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Through the Looking Glass

People that know me have all heard me say, as a gentle reminder to myself and others, “everybody is beautiful.” To be clear, my story is not one of perfection. I find myself ugly and beautiful to different degrees on different days but the thing that stayed the same even as I became more “attractive” by conventional standards was that how I saw myself was always on someone else’s terms. If the truth is that we are all beautiful, then to find oneself both ugly and beautiful, both valuable and worthless, is an oxymoron. As my perception of myself devolved into a function of changing responses to how I presented, self-acceptance and self-appreciation became something I had to work toward, rather than the norm.

In 5th grade a boy in my class said something about my slightly crooked nose–that it looked like I had broken it and it had never recovered–and suddenly I was never able to look at my face the same way. Sometimes, I strained my neck trying to get a glimpse of my side profile whenever a mirror was in front of me. Other times, I tilted my head and smiled to see how my flaws would appear in pictures. As I entered my teens, the list of comments about my body appearance I had to worry about grew. My hair wasn’t smooth enough, my teeth were crooked, my thighs didn’t have a gap between them–and I quickly forgot how to look at myself through my own eyes. Instead, I began using the mirror to see the version of myself that others saw, or what imperfections they might catch, to determine whether I was “normal.”

At some point in my life, I thought I was the only person who felt that not only was I ugly, I was abnormal. I was under the impression that no one else looks around a room and notices what everyone else has that they don’t, like a pauper surrounded by gentry. Her eyebrows are so symmetrical. His teeth are perfect and white. No one looks in the mirror and sees what I see.

But through forming close relationships with women who had similar conversations in their head, I learned that this was both normal and abnormal. Normal, because it happens to all women in some way. Abnormal because it is not natural for someone to be so alienated from herself to the point that she has to convince herself that she is worth accepting. This is such a common experience for women, yet it is an alienating one that results from years of mental conditioning. Because we are fed so many messages about what beautiful women should look like, we focus on all the ways we could be perceived by others as ugly and we eventually forget how to see ourselves with our own eyes.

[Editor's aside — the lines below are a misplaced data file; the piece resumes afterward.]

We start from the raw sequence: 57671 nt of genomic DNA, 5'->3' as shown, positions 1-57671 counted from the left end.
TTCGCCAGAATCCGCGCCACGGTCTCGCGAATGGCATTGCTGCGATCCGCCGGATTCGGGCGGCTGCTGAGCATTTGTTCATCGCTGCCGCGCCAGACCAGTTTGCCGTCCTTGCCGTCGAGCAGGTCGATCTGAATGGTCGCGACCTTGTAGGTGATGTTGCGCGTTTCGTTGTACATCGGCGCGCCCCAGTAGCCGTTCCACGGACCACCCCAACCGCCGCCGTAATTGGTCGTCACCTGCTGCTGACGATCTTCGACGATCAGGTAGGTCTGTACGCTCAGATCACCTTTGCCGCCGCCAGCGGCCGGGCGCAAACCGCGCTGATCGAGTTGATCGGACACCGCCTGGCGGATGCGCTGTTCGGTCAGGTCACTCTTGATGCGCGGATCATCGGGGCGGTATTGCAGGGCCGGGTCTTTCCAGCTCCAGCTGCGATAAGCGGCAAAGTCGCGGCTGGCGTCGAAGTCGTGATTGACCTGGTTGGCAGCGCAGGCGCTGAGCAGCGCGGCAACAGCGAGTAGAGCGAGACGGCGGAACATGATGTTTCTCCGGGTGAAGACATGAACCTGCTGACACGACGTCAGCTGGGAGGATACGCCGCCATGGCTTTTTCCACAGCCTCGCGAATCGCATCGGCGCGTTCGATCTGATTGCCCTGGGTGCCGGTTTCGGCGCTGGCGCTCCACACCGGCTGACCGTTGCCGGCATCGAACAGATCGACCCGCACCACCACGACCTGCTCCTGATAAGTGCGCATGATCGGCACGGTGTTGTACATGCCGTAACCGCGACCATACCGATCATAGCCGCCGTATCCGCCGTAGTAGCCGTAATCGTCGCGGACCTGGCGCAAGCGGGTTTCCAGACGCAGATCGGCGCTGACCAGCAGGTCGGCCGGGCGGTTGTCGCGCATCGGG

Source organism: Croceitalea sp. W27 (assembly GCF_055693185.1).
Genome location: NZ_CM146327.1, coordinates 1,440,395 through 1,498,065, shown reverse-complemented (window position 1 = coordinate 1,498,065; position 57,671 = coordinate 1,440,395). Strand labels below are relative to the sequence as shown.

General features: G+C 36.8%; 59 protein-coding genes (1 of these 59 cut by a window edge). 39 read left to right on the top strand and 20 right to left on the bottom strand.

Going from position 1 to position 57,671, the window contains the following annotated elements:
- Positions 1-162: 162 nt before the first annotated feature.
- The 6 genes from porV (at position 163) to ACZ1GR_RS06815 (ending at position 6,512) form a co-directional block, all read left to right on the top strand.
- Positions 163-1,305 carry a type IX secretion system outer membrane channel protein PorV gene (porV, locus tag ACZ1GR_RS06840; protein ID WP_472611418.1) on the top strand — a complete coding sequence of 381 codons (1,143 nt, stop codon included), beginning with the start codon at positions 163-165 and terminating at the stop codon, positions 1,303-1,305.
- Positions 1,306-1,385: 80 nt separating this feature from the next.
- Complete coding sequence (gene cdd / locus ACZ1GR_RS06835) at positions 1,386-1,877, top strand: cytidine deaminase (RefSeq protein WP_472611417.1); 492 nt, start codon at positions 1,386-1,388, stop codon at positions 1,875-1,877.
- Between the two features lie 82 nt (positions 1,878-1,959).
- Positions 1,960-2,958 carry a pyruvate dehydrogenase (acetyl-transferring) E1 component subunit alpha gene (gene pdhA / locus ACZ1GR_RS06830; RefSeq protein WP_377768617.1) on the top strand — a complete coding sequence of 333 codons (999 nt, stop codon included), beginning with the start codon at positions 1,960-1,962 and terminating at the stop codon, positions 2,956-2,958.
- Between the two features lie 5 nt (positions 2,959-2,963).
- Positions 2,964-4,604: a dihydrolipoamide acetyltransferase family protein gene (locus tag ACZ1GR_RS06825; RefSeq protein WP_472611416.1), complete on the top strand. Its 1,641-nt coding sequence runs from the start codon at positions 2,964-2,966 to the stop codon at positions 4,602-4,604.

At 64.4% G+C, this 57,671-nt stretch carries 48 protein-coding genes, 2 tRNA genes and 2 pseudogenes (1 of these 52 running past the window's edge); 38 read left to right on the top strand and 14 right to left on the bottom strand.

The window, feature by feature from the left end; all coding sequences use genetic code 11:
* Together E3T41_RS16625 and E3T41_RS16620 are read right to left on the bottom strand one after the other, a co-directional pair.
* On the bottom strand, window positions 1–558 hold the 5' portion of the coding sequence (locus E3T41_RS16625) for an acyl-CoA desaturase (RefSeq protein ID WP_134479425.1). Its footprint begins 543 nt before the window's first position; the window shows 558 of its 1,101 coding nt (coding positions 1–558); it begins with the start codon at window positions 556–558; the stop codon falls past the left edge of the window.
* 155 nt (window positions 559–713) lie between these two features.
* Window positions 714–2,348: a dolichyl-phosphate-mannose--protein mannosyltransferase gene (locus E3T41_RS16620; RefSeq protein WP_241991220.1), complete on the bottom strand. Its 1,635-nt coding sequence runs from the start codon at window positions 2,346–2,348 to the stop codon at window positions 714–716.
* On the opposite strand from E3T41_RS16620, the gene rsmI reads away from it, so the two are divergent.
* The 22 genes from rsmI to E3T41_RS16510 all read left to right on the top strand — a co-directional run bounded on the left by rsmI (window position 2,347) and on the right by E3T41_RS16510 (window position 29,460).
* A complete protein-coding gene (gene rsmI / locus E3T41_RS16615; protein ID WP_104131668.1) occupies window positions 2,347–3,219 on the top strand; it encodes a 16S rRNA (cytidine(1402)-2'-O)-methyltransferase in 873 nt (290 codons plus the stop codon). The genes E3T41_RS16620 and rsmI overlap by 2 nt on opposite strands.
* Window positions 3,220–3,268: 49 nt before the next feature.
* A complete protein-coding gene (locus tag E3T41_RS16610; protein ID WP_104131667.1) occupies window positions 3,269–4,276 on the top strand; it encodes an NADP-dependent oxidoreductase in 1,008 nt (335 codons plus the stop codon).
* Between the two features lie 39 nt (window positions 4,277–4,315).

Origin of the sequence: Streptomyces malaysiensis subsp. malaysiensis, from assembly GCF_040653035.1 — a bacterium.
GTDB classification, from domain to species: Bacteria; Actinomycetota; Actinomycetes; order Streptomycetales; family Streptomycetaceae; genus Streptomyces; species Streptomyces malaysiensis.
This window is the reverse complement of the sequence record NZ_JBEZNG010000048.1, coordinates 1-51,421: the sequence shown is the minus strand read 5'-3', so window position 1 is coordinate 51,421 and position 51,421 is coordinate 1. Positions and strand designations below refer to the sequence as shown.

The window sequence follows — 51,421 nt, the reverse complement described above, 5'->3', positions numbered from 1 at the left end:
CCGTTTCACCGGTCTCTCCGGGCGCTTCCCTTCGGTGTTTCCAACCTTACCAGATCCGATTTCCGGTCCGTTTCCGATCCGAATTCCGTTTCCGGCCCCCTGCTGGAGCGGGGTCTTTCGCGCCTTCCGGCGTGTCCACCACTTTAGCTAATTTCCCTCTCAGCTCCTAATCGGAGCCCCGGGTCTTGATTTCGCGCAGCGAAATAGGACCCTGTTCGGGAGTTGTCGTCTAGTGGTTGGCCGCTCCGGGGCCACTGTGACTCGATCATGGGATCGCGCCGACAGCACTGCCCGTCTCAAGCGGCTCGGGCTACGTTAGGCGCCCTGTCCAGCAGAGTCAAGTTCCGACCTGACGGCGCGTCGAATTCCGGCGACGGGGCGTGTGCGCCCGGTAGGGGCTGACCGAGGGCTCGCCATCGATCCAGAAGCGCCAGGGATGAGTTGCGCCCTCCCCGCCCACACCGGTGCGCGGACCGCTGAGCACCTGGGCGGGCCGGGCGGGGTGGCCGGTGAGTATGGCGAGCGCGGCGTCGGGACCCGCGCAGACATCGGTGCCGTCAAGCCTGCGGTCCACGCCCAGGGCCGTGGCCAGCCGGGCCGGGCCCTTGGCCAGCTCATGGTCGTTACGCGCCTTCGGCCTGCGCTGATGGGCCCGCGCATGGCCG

That day in 5th grade, I was already so deep into this project of self-hate and insecurity breeded by unrealistic beauty standards and their influence over young girls’ minds, telling us to believe what others say about us, I didn’t even have the option to forget what someone said about my body. If I wanted to undo what a small, arguably mid-tier insult did to me, I had to deconstruct the line of thinking that told me I was only as valuable as others could perceive. The only way to move on was to teach myself, beginning at at age 11 no less, that I was beautiful, important and strong. I, along with many women I know, had to teach myself to think of myself the way a person should already think of themselves.

Now, I’m often asked why I care so little about what other people, especially men, think of me. To be truthful, it was either continuing to see myself as an object for others to view and compare and criticize as they please (with myself and the mirror as the agent of this) or being self-assured enough to exist in the body I was given. It took me years to realize the latter was even in my power, but if I am to believe everyone is beautiful, I ought to see my beauty with my own eyes.

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